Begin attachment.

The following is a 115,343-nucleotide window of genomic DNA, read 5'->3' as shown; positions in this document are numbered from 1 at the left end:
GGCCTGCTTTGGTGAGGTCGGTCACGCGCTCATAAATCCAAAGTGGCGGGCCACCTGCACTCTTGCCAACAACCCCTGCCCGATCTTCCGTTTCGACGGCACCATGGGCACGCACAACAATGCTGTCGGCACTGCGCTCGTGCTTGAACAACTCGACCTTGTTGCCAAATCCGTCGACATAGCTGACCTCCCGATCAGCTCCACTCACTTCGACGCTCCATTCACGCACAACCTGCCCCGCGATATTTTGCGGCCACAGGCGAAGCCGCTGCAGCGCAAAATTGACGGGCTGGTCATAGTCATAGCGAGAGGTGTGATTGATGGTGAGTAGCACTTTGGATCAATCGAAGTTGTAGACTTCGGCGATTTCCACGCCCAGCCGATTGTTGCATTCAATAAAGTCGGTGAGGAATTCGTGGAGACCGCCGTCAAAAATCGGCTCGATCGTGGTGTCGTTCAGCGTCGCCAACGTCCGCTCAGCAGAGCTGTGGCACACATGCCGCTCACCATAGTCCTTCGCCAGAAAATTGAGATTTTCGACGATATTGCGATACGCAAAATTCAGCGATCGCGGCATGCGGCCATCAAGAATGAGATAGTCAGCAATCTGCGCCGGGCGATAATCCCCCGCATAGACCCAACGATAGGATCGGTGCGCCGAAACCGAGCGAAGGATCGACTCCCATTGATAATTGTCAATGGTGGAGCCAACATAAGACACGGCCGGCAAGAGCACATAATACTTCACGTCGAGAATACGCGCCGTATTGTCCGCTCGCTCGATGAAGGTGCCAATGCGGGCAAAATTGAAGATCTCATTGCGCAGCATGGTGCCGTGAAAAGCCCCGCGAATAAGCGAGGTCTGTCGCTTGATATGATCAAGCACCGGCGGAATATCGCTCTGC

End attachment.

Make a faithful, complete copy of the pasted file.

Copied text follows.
The following is a 115,343-nucleotide window of genomic DNA, read 5'->3' as shown; positions in this document are numbered from 1 at the left end:
GGCCTGCTTTGGTGAGGTCGGTCACGCGCTCATAAATCCAAAGTGGCGGGCCACCTGCACTCTTGCCAACAACCCCTGCCCGATCTTCCGTTTCGACGGCACCATGGGCACGCACAACAATGCTGTCGGCACTGCGCTCGTGCTTGAACAACTCGACCTTGTTGCCAAATCCGTCGACATAGCTGACCTCCCGATCAGCTCCACTCACTTCGACGCTCCATTCACGCACAACCTGCCCCGCGATATTTTGCGGCCACAGGCGAAGCCGCTGCAGCGCAAAATTGACGGGCTGGTCATAGTCATAGCGAGAGGTGTGATTGATGGTGAGTAGCACTTTGGATCAATCGAAGTTGTAGACTTCGGCGATTTCCACGCCCAGCCGATTGTTGCATTCAATAAAGTCGGTGAGGAATTCGTGGAGACCGCCGTCAAAAATCGGCTCGATCGTGGTGTCGTTCAGCGTCGCCAACGTCCGCTCAGCAGAGCTGTGGCACACATGCCGCTCACCATAGTCCTTCGCCAGAAAATTGAGATTTTCGACGATATTGCGATACGCAAAATTCAGCGATCGCGGCATGCGGCCATCAAGAATGAGATAGTCAGCAATCTGCGCCGGGCGATAATCCCCCGCATAGACCCAACGATAGGATCGGTGCGCCGAAACCGAGCGAAGGATCGACTCCCATTGATAATTGTCAATGGTGGAGCCAACATAAGACACGGCCGGCAAGAGCACATAATACTTCACGTCGAGAATACGCGCCGTATTGTCCGCTCGCTCGATGAAGGTGCCAATGCGGGCAAAATTGAAGATCTCATTGCGCAGCATGGTGCCGTGAAAAGCCCCGCGAATAAGCGAGGTCTGTCGCTTGATATGATCAAGCACCGGCGGAATATCGCTCTGC